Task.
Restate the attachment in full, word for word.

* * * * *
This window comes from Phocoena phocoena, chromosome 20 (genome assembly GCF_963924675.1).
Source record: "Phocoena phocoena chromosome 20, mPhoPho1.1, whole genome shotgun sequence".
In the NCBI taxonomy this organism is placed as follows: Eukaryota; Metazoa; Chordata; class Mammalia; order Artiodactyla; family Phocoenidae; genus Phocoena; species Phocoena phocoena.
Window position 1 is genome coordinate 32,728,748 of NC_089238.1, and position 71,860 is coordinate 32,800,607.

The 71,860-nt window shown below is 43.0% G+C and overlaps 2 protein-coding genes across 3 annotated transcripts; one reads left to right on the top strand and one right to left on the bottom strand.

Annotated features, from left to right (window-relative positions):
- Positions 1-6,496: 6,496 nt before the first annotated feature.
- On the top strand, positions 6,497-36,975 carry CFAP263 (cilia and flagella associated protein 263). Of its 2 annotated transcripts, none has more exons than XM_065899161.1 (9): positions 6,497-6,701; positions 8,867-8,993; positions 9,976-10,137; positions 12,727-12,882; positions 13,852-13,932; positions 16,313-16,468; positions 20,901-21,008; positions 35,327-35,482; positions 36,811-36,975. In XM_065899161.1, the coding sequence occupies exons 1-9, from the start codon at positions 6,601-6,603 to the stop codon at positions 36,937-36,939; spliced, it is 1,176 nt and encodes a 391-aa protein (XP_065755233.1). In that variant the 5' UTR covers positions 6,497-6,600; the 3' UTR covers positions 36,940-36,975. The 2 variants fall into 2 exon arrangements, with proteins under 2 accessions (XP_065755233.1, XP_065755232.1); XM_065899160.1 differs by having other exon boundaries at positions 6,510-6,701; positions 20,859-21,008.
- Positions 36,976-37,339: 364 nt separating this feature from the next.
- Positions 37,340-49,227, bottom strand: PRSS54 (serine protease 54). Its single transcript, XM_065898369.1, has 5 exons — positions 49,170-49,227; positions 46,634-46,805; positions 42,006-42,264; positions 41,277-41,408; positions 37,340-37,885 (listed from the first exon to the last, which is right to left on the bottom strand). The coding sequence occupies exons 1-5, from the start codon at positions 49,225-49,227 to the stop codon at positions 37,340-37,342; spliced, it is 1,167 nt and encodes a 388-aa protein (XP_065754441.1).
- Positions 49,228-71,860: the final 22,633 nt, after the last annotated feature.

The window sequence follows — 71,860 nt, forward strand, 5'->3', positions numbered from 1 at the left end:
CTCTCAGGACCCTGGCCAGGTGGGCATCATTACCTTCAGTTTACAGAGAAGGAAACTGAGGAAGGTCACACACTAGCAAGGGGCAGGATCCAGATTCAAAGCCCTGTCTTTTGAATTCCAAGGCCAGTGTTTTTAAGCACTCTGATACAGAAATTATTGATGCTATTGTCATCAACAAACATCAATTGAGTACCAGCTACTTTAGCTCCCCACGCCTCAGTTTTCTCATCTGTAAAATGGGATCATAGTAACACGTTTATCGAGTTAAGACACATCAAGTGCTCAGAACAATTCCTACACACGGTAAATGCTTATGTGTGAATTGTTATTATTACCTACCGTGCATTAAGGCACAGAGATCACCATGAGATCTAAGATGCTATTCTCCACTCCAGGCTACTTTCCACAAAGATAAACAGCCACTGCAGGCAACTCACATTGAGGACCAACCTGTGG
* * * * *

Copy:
This window comes from Phocoena phocoena, chromosome 20 (genome assembly GCF_963924675.1).
Source record: "Phocoena phocoena chromosome 20, mPhoPho1.1, whole genome shotgun sequence".
In the NCBI taxonomy this organism is placed as follows: Eukaryota; Metazoa; Chordata; class Mammalia; order Artiodactyla; family Phocoenidae; genus Phocoena; species Phocoena phocoena.
Window position 1 is genome coordinate 32,728,748 of NC_089238.1, and position 71,860 is coordinate 32,800,607.

The 71,860-nt window shown below is 43.0% G+C and overlaps 2 protein-coding genes across 3 annotated transcripts; one reads left to right on the top strand and one right to left on the bottom strand.

Annotated features, from left to right (window-relative positions):
- Positions 1-6,496: 6,496 nt before the first annotated feature.
- On the top strand, positions 6,497-36,975 carry CFAP263 (cilia and flagella associated protein 263). Of its 2 annotated transcripts, none has more exons than XM_065899161.1 (9): positions 6,497-6,701; positions 8,867-8,993; positions 9,976-10,137; positions 12,727-12,882; positions 13,852-13,932; positions 16,313-16,468; positions 20,901-21,008; positions 35,327-35,482; positions 36,811-36,975. In XM_065899161.1, the coding sequence occupies exons 1-9, from the start codon at positions 6,601-6,603 to the stop codon at positions 36,937-36,939; spliced, it is 1,176 nt and encodes a 391-aa protein (XP_065755233.1). In that variant the 5' UTR covers positions 6,497-6,600; the 3' UTR covers positions 36,940-36,975. The 2 variants fall into 2 exon arrangements, with proteins under 2 accessions (XP_065755233.1, XP_065755232.1); XM_065899160.1 differs by having other exon boundaries at positions 6,510-6,701; positions 20,859-21,008.
- Positions 36,976-37,339: 364 nt separating this feature from the next.
- Positions 37,340-49,227, bottom strand: PRSS54 (serine protease 54). Its single transcript, XM_065898369.1, has 5 exons — positions 49,170-49,227; positions 46,634-46,805; positions 42,006-42,264; positions 41,277-41,408; positions 37,340-37,885 (listed from the first exon to the last, which is right to left on the bottom strand). The coding sequence occupies exons 1-5, from the start codon at positions 49,225-49,227 to the stop codon at positions 37,340-37,342; spliced, it is 1,167 nt and encodes a 388-aa protein (XP_065754441.1).
- Positions 49,228-71,860: the final 22,633 nt, after the last annotated feature.

The window sequence follows — 71,860 nt, forward strand, 5'->3', positions numbered from 1 at the left end:
CTCTCAGGACCCTGGCCAGGTGGGCATCATTACCTTCAGTTTACAGAGAAGGAAACTGAGGAAGGTCACACACTAGCAAGGGGCAGGATCCAGATTCAAAGCCCTGTCTTTTGAATTCCAAGGCCAGTGTTTTTAAGCACTCTGATACAGAAATTATTGATGCTATTGTCATCAACAAACATCAATTGAGTACCAGCTACTTTAGCTCCCCACGCCTCAGTTTTCTCATCTGTAAAATGGGATCATAGTAACACGTTTATCGAGTTAAGACACATCAAGTGCTCAGAACAATTCCTACACACGGTAAATGCTTATGTGTGAATTGTTATTATTACCTACCGTGCATTAAGGCACAGAGATCACCATGAGATCTAAGATGCTATTCTCCACTCCAGGCTACTTTCCACAAAGATAAACAGCCACTGCAGGCAACTCACATTGAGGACCAACCTGTGG